I see a similar argument when people ask “How can you identify with being gay, when it’s simply something you are? It’s not like you had a choice in the matter”, and yeah- that’s correct. I never chose to be gay, I didn’t wake up one day and think “Huh, maybe I should be gay now”, despite what some people might think. :roll:

In theory, being gay should be like having brown eyes, just one trait of many that an individual might possess. But the main difference between the two is that people don’t get disowned for having brown eyes, psychologically tortured, or thrown in jail and/ or killed. At least, not usually anyway. Many people around the world go through such treatment for being gay.


TUAndrew wrote:
Do you mean that gay people identify as a way of showing pride?


For the most part, yes. Although, not always. I’ve known some lesbians say that they identify/prefer to call themselves gay because they don’t like some of the connotations that come with the word lesbian. (Which makes sense, compare the suggestions “gay” and “lesbian” come up with, when I searched for “lesbian” it would suggest “lesbian jokes” and “porn” whereas with “gay” it came up with “gay support services”).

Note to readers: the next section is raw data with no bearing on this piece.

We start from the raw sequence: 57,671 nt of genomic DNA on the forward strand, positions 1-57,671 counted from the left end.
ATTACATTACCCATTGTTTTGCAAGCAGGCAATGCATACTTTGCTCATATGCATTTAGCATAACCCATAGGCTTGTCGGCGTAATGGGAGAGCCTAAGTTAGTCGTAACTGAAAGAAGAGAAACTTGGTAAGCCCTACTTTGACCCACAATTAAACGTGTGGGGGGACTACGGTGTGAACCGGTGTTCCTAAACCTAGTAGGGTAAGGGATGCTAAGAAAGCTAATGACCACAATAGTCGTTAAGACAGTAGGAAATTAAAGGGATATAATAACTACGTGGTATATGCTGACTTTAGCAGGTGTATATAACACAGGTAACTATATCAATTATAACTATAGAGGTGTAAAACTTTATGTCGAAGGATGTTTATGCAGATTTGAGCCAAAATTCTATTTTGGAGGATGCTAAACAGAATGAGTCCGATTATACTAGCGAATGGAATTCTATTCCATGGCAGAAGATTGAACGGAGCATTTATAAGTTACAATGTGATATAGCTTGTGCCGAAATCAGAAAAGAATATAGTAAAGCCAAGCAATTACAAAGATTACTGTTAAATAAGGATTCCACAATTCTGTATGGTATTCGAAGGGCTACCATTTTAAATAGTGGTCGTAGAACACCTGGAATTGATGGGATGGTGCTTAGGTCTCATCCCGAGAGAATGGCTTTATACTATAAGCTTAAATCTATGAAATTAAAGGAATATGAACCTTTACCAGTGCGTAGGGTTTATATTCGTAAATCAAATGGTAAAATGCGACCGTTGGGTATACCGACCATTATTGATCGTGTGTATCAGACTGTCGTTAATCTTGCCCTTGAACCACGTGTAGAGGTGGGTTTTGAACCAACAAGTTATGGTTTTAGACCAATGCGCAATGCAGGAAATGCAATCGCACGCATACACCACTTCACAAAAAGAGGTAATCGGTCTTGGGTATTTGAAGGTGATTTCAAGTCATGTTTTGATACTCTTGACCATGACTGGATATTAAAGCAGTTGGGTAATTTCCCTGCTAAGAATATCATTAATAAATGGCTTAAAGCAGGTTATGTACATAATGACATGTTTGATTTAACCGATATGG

Also, you don’t hear many people saying that “I’m a gay” but you sometimes hear “I’m a lesbian”, with “I’m gay” it reads more like a simple fact, like “I’m left handed” would, but with the second it can come across as “I am this thing” almost as if “I’m one of those people”, and some people don’t like that.

TUAndrew wrote:
At least in my experience 'identification' is more common to be said by trans people rather than gay people, though I still believe what you say. A trans member of this forum could explain what identification truly means to them as a trans person; and that's exactly the point, they are speaking about what a word means for the trans community.

Being trans isn't the same as being autistic, and thus the same politics and words don't always work in the same way. You can be trans and autistic, but they are still two different things. The safe space culture instead takes a 'once size fits all' approach without thinking of the details that might entail.


That is true, and I’m inclined to agree with you. Of course, LGBT issues and autism issues are clearly very different (although yes, individuals can be both) and should be treated as such.

TUAndrew wrote:
I'd recommend that you try to work with your disability support group as much as possible, as once you leave education it can be significantly harder to obtain a diagnosis.

I see your frustration, the feeling that you could be treated like a failure when you weren't given the help that you could have gotten. :?